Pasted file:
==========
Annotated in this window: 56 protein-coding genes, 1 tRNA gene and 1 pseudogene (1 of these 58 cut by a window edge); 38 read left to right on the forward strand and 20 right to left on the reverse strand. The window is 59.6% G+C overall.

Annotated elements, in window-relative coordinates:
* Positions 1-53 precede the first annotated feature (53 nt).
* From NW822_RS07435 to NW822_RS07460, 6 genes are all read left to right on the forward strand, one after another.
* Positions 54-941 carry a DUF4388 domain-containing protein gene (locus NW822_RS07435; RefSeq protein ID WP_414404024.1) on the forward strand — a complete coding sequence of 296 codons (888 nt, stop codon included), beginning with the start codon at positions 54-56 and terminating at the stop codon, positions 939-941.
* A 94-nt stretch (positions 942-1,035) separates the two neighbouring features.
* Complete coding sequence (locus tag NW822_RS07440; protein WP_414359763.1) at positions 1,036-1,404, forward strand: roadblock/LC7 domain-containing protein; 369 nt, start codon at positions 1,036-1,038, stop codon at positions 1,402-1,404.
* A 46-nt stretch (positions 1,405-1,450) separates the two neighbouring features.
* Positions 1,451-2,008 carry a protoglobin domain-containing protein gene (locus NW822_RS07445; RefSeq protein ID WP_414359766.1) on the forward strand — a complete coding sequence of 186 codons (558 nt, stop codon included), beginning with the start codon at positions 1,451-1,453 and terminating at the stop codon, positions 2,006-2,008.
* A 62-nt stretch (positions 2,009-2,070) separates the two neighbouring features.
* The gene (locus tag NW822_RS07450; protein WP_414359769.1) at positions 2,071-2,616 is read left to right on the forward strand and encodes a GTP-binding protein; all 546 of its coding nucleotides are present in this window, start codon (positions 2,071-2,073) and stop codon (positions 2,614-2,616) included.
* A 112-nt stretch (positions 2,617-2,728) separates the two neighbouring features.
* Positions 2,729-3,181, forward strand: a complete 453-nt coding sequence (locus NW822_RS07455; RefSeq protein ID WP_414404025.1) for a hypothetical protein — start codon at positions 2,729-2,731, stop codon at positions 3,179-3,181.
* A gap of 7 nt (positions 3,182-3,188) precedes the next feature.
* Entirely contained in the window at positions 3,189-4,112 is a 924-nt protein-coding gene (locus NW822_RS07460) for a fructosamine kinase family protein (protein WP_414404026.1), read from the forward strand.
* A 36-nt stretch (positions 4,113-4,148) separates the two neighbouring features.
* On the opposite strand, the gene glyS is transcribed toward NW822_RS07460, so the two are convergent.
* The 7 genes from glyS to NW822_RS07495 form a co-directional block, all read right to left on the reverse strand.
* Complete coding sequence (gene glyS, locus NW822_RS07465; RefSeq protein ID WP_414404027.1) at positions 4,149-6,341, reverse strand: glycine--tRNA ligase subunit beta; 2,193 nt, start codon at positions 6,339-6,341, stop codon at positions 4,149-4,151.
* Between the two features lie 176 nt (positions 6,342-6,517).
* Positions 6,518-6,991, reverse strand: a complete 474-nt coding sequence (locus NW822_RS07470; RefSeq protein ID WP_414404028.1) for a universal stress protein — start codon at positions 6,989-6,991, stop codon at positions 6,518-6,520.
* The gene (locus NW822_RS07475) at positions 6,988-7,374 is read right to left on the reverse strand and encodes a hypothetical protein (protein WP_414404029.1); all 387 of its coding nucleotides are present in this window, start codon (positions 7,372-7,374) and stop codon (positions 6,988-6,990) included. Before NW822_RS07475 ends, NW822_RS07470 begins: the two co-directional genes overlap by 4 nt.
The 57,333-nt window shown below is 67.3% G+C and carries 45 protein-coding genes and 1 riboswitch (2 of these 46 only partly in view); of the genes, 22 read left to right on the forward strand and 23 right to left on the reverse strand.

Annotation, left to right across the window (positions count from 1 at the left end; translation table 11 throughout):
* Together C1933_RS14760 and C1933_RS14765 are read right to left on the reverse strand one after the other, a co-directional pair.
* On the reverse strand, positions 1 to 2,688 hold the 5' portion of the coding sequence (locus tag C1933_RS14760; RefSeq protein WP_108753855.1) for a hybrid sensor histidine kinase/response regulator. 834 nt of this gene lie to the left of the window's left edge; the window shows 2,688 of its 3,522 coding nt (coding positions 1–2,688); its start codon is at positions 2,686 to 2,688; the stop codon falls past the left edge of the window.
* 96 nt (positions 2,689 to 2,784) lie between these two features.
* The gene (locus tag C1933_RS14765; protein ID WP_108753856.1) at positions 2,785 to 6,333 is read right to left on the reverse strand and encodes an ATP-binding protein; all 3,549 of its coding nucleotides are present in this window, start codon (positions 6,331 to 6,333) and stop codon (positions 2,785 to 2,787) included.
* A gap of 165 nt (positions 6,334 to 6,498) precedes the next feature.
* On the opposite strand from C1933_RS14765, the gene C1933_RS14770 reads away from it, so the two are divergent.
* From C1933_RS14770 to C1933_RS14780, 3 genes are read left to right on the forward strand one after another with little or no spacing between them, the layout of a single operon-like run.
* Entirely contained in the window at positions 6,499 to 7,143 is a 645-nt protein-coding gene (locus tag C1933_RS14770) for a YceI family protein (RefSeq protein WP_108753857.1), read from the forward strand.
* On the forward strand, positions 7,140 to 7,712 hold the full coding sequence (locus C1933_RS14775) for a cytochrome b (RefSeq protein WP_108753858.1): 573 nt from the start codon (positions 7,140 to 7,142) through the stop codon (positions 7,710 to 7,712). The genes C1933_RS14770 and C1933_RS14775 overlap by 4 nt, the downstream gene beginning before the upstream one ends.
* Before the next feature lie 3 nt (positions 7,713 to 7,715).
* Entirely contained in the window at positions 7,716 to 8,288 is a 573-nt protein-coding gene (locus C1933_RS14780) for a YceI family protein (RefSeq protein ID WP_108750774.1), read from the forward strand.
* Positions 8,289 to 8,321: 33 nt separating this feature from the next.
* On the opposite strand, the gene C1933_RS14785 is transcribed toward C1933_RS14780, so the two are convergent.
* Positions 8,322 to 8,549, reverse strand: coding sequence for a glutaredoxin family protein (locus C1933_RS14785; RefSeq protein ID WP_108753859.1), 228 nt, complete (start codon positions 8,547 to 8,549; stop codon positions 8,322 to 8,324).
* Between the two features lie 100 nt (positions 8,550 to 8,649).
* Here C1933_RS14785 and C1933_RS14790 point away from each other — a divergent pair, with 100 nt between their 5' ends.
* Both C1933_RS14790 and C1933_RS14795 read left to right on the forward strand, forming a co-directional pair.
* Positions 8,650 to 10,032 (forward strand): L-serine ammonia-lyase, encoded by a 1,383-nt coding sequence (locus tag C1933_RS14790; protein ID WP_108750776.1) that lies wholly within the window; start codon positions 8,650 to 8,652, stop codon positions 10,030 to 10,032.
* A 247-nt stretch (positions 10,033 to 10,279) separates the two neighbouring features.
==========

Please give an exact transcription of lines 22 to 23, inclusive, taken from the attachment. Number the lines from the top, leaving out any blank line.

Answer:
* The gene (locus NW822_RS07475) at positions 6,988-7,374 is read right to left on the reverse strand and encodes a hypothetical protein (protein WP_414404029.1); all 387 of its coding nucleotides are present in this window, start codon (positions 7,372-7,374) and stop codon (positions 6,988-6,990) included. Before NW822_RS07475 ends, NW822_RS07470 begins: the two co-directional genes overlap by 4 nt.
The 57,333-nt window shown below is 67.3% G+C and carries 45 protein-coding genes and 1 riboswitch (2 of these 46 only partly in view); of the genes, 22 read left to right on the forward strand and 23 right to left on the reverse strand.